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Public hearings to begin in Khayelitsha

The first of 22 days set aside for public hearings will start at the Khayelitsha commission today.

Commissioner Kate O'Regan and the police's lawyer Norman Arendse chatting at the Khayelitsha Police Station on 21 January 2014. Picture: Rahima Essop/EWN

CAPE TOWN - The Khayelitsha Commission of Inquiry will today hear oral testimony on the first day of public hearings in the township.

Provincial Premier Helen Zille established the commission in August 2012 to investigate allegations of police inefficiency in Khayelitsha and an alleged breakdown in the relationship between community members and police.

The premier was under pressure from non-government organisations to do something about a rise in vigilante killings.

An official from the provincial Community Safety Department and a Khayelitsha resident will be called as witnesses today.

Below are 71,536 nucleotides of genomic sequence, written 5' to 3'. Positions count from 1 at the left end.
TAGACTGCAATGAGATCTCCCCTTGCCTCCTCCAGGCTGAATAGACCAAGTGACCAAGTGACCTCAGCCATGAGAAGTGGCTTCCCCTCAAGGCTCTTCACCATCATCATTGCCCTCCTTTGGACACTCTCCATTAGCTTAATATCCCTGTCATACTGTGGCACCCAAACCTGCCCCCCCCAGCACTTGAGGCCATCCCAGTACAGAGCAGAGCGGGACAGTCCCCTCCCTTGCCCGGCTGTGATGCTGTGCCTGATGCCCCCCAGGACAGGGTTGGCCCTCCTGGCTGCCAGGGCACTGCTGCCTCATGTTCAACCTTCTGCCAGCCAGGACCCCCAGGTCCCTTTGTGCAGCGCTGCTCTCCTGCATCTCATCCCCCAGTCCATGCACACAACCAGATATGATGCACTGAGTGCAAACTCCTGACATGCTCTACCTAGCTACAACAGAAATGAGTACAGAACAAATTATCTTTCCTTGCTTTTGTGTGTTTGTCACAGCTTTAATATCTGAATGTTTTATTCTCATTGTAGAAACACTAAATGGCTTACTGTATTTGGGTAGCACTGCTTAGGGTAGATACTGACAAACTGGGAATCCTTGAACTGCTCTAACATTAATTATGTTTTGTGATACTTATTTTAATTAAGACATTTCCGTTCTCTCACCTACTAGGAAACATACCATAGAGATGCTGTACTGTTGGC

It's the first of 22 days of public hearings, comprising phase one of the commission's proceedings.

Evidence leader Nazreen Bawa says the first witness will give the commissioners a breakdown of the township's geography.

"The police precincts, the areas and the schools are all part of the initial evidence, which will be part of the context setting for the commission. We're going to look at the geography and economics."

On Wednesday, commissioners Justice Kate O'Regan and advocate Vusi Pikoli visited areas affected by vigilante killings, violent crime and gangsterism as part of their inspections in-loco.

Watch EWN's 2012 report below on the spate of mob justice killings which prompted the setting up of the Khayelitsha Commission of Inquiry.

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